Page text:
Basic Adjectives of Emotion

Feelings Also Can Be Expressed in Other Ways

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Me gusta escuchar música cuando estoy aburrida. (I like to listen to music when I am bored.). Photo by Ana Patícia Almeida; licensed via Creative Commons.

Talking about emotions in Spanish isn't always simple. Sometimes discussion of emotions involves using the subjunctive verb mood, and sometimes emotions are expressed with idioms using the verb tener.

That said, Spanish frequently uses adjectives to express emotions much as English does. Here are the most common adjectives of emotion, along with their usual meanings, with a sample sentence for each:

  • aburrido (bored) — Me gusta escuchar música cuando estoy aburrida. I like to listen to music when I am bored.
  • enojado (angry) — Muchos estaban enojados con el gobierno. Many were angry with the government.
  • feliz (happy) — No creo que uno pueda tener una vida feliz sin algunas reglas. I don't think one can have a happy life without some rules.
  • nervioso (nervous) — El chico nervioso temblaba como una pequeña hoja. The nervous boy was trembling like a little leaf.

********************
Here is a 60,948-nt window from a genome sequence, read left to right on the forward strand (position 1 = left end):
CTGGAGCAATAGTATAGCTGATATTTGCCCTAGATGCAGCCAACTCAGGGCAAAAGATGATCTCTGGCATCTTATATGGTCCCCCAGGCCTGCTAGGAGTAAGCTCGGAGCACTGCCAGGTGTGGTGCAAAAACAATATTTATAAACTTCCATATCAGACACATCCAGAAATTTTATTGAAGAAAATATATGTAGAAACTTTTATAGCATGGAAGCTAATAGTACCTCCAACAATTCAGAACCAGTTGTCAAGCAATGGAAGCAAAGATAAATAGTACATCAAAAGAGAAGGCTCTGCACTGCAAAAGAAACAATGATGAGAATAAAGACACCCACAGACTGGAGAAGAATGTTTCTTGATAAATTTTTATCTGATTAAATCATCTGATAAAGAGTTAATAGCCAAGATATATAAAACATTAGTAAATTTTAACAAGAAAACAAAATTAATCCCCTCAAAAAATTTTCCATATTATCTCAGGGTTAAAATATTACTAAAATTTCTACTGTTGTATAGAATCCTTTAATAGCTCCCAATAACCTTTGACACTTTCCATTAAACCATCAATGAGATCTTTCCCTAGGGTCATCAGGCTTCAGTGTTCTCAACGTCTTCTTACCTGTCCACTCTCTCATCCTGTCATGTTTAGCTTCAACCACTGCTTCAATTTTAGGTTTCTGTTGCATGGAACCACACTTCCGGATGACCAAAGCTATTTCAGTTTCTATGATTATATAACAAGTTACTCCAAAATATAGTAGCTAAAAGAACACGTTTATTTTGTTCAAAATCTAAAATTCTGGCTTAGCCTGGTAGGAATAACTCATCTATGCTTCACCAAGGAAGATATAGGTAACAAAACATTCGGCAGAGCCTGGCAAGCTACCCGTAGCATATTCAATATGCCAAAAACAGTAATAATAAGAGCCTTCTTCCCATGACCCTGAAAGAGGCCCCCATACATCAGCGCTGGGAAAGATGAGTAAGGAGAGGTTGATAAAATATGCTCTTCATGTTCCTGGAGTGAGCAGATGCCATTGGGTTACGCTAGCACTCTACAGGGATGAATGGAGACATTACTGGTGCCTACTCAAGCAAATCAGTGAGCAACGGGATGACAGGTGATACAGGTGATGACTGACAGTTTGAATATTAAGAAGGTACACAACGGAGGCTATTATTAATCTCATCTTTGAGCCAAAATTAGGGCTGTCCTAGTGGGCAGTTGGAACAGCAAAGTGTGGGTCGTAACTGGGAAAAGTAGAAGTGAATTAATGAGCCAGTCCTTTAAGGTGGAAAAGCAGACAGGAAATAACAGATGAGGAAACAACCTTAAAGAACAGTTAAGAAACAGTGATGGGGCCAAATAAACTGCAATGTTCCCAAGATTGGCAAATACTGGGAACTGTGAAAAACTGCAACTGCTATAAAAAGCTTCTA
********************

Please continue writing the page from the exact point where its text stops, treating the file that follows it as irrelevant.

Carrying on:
• preocupado (worried) — Las madres están preocupadas por la epidemia de dengue en la región. The mothers are worried about the dengue epidemic in the region.
  • tranquilo (calm) — Estamos más tranquilos por haber recibido una explicación satisfactoria. We're calmer for having received a satisfactory explanation.
  • triste (sad) — Toda la película es triste. The whole movie is sad.

Keep in mind, as in the examples above, that the adjectives of emotion must agree with the nouns (or pronouns) they refer to. Also note that some of these words can vary in meaning somewhat depending on whether they are used with ser or estar.

Note also that it is common to express emotions in ways other than with adjectives. For example, enojarse is a verb meaning "to get angry" and preocupar is a verb meaning "to worry," and both of those are frequently used when talking about those emotions. Also, the verbal phrase tener miedo is by far the most common way to express fear. Although there is an adjective, asustado, meaning "afraid," it is more common to use the tener phrase when describing how a person feels.